The UK system won’t teach you a great deal. It will give you some useful skills—mainly in exam technique, literacy, and dealing with people. (Most of which is down to the teachers, not the spec.) It is reasonably well funded. It is good; it isn’t great. It can be an easy ride; but it depends hugely on the school. In my school, we do 11 GCSEs. It’s stressful, tiring and depressing. The school is thinking of cutting one.

Let’s go into more detail...

The UK System: Good, Bad, or Mediocre?

Let me start by saying that the Dutch system is one of the best in Europe—and by association, the world, since the only real competition comes from Australia and Canada. (No, Asian countries aren’t comparable. I’ll go into that later.)

The UK system isn’t far behind.

But this isn’t saying much. African countries are poor as peasants; and all that war, violence, disease, religiosity and social repression does them no good. Arab countries are plagued by religious fanaticism, a contempt of literature (aside from that damn book of theirs, of course), disturbing hatred of anyone who is different—whether they wish it or not—and a lack of free speech.

I could go on and on. The point is: the world-wide standard is pretty damn low.

And, objectively, the UK standard is pretty average.

So there you go. Now as to the why...

The Purpose of Education: And How the UK Fares

There is a fair amount of philosophy and debate around that question. Should education teach you life lessons? Should it give you skills that are valuable, or that employers specifically seek? Should it impart knowledge—and what kind of knowledge? Knowledge of intellectual merit; or knowledge that allows you to do something?

My answer to all the preceding: yes. Education should do every one of those... though of course, some are more important than others.

Teaching students to be good people; to think critically, objectively and without depth; to consider other people’s feelings; and to possess deep or very general knowledge—that is more important than anything else.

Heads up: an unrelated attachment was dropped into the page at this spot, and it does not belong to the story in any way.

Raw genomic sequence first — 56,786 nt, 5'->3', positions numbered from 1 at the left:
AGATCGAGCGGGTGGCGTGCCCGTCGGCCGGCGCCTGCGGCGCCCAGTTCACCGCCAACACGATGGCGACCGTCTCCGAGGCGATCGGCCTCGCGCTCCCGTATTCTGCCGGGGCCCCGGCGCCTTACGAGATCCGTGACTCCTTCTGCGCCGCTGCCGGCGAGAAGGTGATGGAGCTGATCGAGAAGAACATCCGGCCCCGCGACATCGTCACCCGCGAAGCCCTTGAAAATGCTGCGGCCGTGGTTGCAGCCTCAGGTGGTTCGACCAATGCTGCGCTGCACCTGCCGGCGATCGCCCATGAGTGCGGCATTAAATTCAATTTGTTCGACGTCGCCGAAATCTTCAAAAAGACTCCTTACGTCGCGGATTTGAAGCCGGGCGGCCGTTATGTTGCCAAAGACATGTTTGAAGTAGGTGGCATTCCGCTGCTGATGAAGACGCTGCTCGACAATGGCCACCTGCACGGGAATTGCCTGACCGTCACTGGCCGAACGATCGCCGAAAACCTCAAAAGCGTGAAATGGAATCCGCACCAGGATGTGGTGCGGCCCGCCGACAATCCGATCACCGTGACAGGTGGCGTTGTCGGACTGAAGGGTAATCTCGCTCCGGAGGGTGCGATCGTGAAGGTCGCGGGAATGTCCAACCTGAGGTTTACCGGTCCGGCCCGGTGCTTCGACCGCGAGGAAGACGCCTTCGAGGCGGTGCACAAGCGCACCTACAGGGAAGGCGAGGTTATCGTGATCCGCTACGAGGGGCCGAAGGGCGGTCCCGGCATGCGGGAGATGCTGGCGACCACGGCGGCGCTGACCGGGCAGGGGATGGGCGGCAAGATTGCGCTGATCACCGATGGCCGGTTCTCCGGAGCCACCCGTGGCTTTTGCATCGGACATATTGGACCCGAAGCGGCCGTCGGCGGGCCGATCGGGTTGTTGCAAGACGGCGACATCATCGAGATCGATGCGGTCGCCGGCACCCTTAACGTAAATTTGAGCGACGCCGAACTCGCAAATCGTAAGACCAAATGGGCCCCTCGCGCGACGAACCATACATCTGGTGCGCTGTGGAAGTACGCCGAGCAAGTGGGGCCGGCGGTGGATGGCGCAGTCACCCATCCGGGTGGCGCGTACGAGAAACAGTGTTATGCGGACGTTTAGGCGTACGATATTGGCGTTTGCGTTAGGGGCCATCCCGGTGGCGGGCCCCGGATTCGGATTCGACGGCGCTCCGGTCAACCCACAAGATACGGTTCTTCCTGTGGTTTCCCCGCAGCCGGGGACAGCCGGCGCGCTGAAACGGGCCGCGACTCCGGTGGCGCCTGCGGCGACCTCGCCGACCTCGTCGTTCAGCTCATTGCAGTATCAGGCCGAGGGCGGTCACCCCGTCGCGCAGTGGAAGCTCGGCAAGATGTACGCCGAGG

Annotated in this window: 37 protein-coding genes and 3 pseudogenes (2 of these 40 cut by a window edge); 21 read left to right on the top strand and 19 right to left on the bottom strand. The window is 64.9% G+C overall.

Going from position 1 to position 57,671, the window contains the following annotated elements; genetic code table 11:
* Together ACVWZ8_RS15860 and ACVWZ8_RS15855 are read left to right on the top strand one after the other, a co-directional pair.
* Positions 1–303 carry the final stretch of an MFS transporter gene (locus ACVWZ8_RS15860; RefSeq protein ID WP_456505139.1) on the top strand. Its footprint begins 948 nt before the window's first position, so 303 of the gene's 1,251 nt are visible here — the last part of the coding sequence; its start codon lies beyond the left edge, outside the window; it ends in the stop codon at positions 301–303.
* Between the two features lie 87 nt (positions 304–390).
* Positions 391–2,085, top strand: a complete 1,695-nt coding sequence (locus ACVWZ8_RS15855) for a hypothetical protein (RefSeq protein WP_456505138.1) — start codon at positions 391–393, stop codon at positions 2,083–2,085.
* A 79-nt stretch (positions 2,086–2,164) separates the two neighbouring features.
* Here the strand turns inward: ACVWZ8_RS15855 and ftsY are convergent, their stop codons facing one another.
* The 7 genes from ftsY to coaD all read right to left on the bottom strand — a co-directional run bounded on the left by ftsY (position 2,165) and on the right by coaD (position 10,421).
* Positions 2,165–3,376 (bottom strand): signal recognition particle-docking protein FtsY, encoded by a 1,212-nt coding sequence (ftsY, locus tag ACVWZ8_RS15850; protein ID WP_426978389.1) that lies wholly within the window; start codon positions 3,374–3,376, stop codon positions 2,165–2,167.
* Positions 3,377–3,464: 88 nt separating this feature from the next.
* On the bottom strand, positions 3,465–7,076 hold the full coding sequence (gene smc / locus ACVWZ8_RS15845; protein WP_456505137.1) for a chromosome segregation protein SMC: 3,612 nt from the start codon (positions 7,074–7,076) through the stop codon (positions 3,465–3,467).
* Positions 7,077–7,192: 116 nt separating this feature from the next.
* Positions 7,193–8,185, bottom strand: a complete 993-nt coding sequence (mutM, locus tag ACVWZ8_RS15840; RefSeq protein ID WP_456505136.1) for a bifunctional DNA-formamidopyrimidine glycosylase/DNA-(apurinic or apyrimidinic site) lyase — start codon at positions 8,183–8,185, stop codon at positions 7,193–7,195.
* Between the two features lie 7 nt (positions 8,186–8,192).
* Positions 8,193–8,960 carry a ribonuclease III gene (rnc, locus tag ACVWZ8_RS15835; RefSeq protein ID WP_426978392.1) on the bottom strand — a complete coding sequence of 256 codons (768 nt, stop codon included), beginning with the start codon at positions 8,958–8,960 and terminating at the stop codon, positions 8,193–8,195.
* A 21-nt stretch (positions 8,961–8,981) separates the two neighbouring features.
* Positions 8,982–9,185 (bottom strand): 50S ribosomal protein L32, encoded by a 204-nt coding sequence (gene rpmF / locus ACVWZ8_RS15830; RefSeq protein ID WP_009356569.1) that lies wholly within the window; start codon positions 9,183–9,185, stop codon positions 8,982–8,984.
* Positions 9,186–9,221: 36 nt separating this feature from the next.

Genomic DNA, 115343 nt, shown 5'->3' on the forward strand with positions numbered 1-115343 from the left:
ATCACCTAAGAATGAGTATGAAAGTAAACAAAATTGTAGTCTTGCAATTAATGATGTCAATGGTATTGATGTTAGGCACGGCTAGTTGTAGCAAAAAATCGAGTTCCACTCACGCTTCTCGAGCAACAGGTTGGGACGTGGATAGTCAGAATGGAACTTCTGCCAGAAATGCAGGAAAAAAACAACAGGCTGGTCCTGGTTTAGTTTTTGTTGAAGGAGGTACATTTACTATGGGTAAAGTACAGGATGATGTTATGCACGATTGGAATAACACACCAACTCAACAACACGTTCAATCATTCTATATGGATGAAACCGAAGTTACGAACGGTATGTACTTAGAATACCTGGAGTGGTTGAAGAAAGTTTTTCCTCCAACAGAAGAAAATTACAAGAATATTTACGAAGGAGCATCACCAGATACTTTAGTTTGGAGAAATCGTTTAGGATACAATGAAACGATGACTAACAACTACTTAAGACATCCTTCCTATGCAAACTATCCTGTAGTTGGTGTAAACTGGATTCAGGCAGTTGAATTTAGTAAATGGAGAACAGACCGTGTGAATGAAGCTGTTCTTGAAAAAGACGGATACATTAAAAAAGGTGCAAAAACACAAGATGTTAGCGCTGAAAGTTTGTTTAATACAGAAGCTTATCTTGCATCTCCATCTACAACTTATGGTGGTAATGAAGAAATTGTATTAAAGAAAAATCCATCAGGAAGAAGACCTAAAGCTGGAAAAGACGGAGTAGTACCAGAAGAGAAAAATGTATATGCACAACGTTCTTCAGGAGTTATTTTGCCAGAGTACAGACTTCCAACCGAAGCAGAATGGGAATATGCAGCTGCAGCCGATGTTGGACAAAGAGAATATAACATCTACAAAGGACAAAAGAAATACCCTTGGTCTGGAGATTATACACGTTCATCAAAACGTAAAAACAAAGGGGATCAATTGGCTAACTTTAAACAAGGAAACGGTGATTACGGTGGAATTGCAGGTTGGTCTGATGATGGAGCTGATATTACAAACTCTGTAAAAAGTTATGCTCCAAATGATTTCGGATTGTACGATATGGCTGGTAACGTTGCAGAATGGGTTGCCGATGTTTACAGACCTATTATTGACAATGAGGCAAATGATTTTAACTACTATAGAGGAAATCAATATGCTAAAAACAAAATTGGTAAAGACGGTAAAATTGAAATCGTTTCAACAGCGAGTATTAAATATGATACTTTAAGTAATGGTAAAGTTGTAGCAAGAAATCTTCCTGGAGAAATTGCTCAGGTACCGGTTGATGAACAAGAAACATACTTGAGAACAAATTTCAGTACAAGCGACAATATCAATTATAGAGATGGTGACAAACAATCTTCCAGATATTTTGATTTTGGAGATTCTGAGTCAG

Sure, teaching them more maths or science or employability skills might give the economy a small boost; but these things can be learned in the course of time. And judging by the huge number of atrocities that go on in the world—mutinies, perfunctory trials, the imprisonment of innocent people—teaching people to be human beings is a pretty damn good idea, in my view.

However, education must be tempered by realism. Teaching pupils philosophy is all well and good; but realistically, many will not truly learn this until they have lived in the real world for a while. And of course, not preparing children for the world of work would inflict a great deal of stress and (righteous) anger towards their school.

So, there are two things to learn here: humanity is more important than employer skills or facts; but there is a limit to how much the former can be practically taught. Plus, skills and facts are pretty useful.

Okay, Okay, But What About Good Ol’ Britain?

Right... where to start.

One major weakness of the UK is that it does not impart deep knowledge. A GCSE in something won’t mean much to you; it’ll only mean something to universities, employers, and gov’t—will you be a shop assistant, plumber or banker. Marxian classism to the very best.

This is not entirely without benefit: you get to study lots of subjects. However, the amount of depth is so low that it really doesn’t mean much.

Let me give you an example: the English Language GCSE is totally meaningless. You learn absolutely nothing about creating good prose; and the analysis is so low-level that how well you do on it lies mainly on your exam technique. (You have to answer the questions in a very specific manner, not like you would in normal life or even in higher education.)

So, my first recommendation would be to beef up the GCSE syllabi.

The second problem I have with the UK system is autonomy. Schools get too much of the damn stuff. While every school is different—a true one size-fits-all is impractical—at the current stage, a school can teach religious bull**** or make their students do 11 GCSEs, or make them do GCSEs they aren’t any good at, or make them do GCSEs that they hate and do them early...

Schools don’t always know best. I encountered these problems both in my comprehensive and in my grammar; both of whom are top in the league tables (if we take those to be any good).